On Inconsistencies in Quantifying Strength of Community Structures

Chong, W.H.

    Complex network analysis involves the study of the properties of various real world networks. In this broad field, research on community structures forms an important sub area. The strength of community structure is typically quantified by the modularity measure. The measure is based on summing the differences in actual and expected fraction of edges per community (across all communities in the network), whereby the latter is computed based on randomizing the edges subjected to certain constrains. In this paper, we investigate the differences between two commonly used definitions of modularity and highlight one of them as inadequate for quantifying the strength of community structures. We first show this by mathematical proving. We then investigate the empirical differences by developing and testing two variants of a community detection algorithm whereby the variants differ based on their modularity definitions. We observe varying differences in detection accuracy when applying the variants on artificially generated networks. For networks with strong community structures, we show that sensible results are still obtainable with the inadequate measure, which explains why this issue did not come to light previously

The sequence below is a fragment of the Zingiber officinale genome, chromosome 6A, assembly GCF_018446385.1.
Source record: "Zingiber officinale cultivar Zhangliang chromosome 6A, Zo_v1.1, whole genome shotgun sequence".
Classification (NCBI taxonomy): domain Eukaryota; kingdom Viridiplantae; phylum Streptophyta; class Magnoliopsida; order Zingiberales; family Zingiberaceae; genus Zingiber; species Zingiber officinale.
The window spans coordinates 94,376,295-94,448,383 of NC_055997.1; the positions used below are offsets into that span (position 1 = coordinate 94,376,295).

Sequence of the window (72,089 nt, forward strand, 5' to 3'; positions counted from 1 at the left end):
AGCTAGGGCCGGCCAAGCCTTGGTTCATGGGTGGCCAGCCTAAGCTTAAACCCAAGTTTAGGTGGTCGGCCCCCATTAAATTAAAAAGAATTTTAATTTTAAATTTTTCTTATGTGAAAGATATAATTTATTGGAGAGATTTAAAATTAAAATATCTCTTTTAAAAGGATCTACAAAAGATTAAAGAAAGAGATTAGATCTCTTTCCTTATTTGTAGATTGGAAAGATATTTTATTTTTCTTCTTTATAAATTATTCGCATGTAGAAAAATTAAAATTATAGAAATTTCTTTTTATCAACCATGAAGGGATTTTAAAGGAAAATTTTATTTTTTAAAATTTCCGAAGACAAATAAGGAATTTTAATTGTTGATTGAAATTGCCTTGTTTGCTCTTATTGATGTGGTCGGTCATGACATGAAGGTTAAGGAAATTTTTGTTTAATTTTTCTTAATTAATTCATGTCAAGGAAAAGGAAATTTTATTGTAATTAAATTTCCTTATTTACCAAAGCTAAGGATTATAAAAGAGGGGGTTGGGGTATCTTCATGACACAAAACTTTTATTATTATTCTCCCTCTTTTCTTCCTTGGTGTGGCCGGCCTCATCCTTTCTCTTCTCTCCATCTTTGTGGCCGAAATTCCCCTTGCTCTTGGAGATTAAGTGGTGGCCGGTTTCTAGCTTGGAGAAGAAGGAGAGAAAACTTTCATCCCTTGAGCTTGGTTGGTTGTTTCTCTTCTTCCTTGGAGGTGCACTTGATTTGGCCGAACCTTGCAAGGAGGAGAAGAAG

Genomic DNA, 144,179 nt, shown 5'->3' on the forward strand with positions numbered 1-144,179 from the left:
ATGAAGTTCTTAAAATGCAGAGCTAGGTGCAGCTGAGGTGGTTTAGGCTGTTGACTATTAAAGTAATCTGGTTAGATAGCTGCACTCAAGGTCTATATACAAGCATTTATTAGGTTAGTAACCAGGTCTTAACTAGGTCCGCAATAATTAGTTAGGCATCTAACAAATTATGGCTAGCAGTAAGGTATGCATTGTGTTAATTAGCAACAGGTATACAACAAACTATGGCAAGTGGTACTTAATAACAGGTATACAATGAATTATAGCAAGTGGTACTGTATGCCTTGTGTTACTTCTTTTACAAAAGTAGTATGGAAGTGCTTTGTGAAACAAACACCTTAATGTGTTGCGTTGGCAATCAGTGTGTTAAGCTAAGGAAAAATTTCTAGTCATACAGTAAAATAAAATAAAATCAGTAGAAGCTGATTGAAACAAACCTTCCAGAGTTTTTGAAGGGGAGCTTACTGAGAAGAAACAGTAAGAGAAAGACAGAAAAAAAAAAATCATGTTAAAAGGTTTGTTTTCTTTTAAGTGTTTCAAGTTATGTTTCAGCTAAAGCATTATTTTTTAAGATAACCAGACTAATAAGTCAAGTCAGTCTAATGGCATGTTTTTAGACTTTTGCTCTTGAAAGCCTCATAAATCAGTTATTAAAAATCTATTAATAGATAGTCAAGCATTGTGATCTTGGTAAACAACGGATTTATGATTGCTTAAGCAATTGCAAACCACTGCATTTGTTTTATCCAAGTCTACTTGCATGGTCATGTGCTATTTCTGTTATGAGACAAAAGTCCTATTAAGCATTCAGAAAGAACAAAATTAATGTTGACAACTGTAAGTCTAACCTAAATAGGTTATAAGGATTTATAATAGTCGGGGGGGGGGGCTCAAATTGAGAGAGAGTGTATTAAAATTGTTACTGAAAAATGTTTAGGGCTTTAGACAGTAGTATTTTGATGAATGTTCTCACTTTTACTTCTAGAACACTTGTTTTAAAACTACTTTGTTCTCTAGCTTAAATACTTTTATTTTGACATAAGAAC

Cite as: Chong, W.H. (2008). On Inconsistencies in Quantifying Strength of Community Structures. In Proc. Seventh Australasian Data Mining Conference (AusDM 2008), Glenelg, South Australia. CRPIT, 87. Roddick, J. F., Li, J., Christen, P. and Kennedy, P. J., Eds. ACS. 21-26.
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